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Rohingya Complain of Treatment on Remote Bangladeshi Island

In this Dec. 19, 2019 photo, a man walks past buildings on Bhasan Char, or floating island, in the Bay of Bengal, Bangladesh.

Frustration is boiling over among several hundred Rohingya refugees being held in prison-like conditions on the remote Bangladeshi island of Bhasan Char, where they say they were beaten by authorities in response to a recent hunger strike.

“They said that they would keep us in this island for 14 days,” said one of the refugees, who told VOA that she and the others want to be reunited with their families in the refugee camps around Cox’s Bazar in southeastern Bangladesh.

“Now it has been five months that we have been detained here,” continued the woman, who asked not to be identified for fear of reprisal from Bangladeshi authorities. She said in a telephone interview that some women on the island have even tried to commit suicide by drowning or hanging themselves.

Another Rohingya man told VOA that naval and police officers responded to the three-day hunger strike by beating the refugees, a charge that is also being made by the advocacy group Human Rights Watch.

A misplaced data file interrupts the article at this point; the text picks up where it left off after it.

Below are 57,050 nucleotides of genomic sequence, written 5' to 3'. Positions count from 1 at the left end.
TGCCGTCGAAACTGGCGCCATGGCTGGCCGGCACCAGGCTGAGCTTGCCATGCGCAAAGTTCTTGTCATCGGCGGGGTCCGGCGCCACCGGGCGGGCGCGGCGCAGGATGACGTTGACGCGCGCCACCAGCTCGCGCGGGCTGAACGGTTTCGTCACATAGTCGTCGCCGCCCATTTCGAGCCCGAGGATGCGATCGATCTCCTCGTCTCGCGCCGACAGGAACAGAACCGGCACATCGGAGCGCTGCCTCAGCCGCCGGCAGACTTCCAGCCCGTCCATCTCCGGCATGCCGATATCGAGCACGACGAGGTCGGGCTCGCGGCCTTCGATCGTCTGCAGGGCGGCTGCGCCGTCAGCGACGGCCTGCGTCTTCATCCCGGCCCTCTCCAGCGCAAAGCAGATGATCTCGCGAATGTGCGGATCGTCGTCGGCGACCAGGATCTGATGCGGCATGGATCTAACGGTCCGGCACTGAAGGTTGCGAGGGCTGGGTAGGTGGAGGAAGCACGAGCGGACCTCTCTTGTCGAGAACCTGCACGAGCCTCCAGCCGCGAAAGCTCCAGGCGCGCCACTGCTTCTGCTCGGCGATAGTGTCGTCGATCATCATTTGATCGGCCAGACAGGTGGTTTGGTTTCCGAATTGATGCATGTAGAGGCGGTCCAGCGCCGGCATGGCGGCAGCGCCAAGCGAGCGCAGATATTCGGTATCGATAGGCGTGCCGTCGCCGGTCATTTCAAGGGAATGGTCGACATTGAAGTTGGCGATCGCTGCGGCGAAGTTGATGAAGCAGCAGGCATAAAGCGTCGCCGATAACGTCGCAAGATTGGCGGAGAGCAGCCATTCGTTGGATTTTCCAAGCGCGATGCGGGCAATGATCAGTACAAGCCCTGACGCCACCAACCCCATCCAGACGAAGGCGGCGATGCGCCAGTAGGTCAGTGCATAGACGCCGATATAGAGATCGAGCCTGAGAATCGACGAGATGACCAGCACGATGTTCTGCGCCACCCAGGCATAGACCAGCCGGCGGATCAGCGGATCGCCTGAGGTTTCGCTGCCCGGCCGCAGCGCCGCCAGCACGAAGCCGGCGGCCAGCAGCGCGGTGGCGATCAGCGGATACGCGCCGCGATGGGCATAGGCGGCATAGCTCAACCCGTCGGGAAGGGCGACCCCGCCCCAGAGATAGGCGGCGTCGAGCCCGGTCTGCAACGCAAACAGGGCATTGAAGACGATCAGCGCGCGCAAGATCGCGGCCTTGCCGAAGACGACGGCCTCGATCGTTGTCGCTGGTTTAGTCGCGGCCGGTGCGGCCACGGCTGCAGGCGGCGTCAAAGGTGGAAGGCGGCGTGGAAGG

“They beat up our women and children, too. Later we withdrew the hunger strike after some officers said that we would be allowed to return to our camps within 15 days. We will begin a hunger strike again if they do not take us to our camps within 15 days,” said the man, who also asked that his name not be used.

In a report published Thursday, Human Rights Watch charged that the hunger-striking refugees were beaten with sticks and tree branches by Bangladesh navy officers.

In this May 15, 2020, photo, Rohingya refugees shop for vegetables at Kutupalong Rohingya camp bazar in Cox’s Bazar, Bangladesh.
In this May 15, 2020, photo, Rohingya refugees shop for vegetables at Kutupalong Rohingya camp bazar in Cox’s Bazar, Bangladesh.

Phil Robertson, deputy director of Human Rights Watch's Asia division, told VOA, "It's absolutely shocking that Bangladesh navy personnel are beating and abusing these Rohingya refugees, including children, for demanding that they be allowed to return to Cox's Bazar to be reunited with their families.

“If the larger political objective is to persuade Rohingya refugees to move to Bhasan Char, the authorities are going about it in precisely the wrong way.”

The government of Bangladesh has long been trying to relocate some of the hundreds of thousands of Rohingya refugees under its care to Bhasan Char, a silt island located in the Bay of Bengal. But the refugees have resisted, insisting that conditions on the island are unsuitable for living.

In April, Bangladeshi authorities intercepted several hundred Rohingya refugees who had been adrift on a fishing trawler for about two months after failing to reach Malaysia from their camps in Bangladesh. While some of the refugees slipped away to their camps, more than 300 of them — including around 200 women and 33 children — were taken to Bhasan Char.